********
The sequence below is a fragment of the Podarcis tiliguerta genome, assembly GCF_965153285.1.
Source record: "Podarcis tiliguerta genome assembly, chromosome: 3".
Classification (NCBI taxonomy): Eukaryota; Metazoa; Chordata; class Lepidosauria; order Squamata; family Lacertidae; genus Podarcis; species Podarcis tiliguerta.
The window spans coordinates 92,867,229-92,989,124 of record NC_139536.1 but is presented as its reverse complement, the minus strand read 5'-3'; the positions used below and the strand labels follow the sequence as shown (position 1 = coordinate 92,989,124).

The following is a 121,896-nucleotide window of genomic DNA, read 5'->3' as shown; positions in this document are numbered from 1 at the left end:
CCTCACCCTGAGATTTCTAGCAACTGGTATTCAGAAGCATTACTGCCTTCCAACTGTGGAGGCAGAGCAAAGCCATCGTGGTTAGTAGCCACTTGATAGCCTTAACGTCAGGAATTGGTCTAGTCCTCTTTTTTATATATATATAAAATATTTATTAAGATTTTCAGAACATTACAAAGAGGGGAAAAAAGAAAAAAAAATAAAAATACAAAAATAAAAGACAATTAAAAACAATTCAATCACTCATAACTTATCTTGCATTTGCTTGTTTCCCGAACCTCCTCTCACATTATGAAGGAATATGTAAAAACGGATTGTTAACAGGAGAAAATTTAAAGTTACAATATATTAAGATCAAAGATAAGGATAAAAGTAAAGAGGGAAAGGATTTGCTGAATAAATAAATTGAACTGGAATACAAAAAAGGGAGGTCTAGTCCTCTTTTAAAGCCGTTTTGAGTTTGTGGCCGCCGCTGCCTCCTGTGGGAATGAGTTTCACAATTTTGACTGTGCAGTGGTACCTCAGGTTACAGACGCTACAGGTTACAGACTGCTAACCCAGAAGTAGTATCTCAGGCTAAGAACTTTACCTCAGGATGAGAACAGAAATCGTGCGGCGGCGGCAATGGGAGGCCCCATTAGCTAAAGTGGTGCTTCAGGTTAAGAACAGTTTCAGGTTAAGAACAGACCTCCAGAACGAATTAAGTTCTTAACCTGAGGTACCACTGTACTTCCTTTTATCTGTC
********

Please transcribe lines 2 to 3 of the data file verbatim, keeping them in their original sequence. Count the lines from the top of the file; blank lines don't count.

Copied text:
Source record: "Podarcis tiliguerta genome assembly, chromosome: 3".
Classification (NCBI taxonomy): Eukaryota; Metazoa; Chordata; class Lepidosauria; order Squamata; family Lacertidae; genus Podarcis; species Podarcis tiliguerta.